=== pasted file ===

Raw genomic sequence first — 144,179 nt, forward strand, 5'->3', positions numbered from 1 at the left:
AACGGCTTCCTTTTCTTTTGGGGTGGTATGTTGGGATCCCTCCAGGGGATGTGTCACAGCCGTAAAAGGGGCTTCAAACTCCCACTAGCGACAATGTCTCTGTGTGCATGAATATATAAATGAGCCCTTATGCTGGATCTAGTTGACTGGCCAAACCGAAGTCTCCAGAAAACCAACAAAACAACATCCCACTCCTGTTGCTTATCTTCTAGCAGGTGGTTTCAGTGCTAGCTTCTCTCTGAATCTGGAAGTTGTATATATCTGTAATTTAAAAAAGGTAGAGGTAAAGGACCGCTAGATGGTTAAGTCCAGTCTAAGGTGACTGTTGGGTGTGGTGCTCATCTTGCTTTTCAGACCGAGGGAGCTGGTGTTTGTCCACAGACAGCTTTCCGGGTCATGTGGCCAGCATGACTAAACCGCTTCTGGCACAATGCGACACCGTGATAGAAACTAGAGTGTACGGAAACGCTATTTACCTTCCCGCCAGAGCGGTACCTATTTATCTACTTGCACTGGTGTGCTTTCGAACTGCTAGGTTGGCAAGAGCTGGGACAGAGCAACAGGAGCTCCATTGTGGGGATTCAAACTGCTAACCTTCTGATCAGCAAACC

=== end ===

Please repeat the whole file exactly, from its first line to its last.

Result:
Raw genomic sequence first — 144,179 nt, forward strand, 5'->3', positions numbered from 1 at the left:
AACGGCTTCCTTTTCTTTTGGGGTGGTATGTTGGGATCCCTCCAGGGGATGTGTCACAGCCGTAAAAGGGGCTTCAAACTCCCACTAGCGACAATGTCTCTGTGTGCATGAATATATAAATGAGCCCTTATGCTGGATCTAGTTGACTGGCCAAACCGAAGTCTCCAGAAAACCAACAAAACAACATCCCACTCCTGTTGCTTATCTTCTAGCAGGTGGTTTCAGTGCTAGCTTCTCTCTGAATCTGGAAGTTGTATATATCTGTAATTTAAAAAAGGTAGAGGTAAAGGACCGCTAGATGGTTAAGTCCAGTCTAAGGTGACTGTTGGGTGTGGTGCTCATCTTGCTTTTCAGACCGAGGGAGCTGGTGTTTGTCCACAGACAGCTTTCCGGGTCATGTGGCCAGCATGACTAAACCGCTTCTGGCACAATGCGACACCGTGATAGAAACTAGAGTGTACGGAAACGCTATTTACCTTCCCGCCAGAGCGGTACCTATTTATCTACTTGCACTGGTGTGCTTTCGAACTGCTAGGTTGGCAAGAGCTGGGACAGAGCAACAGGAGCTCCATTGTGGGGATTCAAACTGCTAACCTTCTGATCAGCAAACC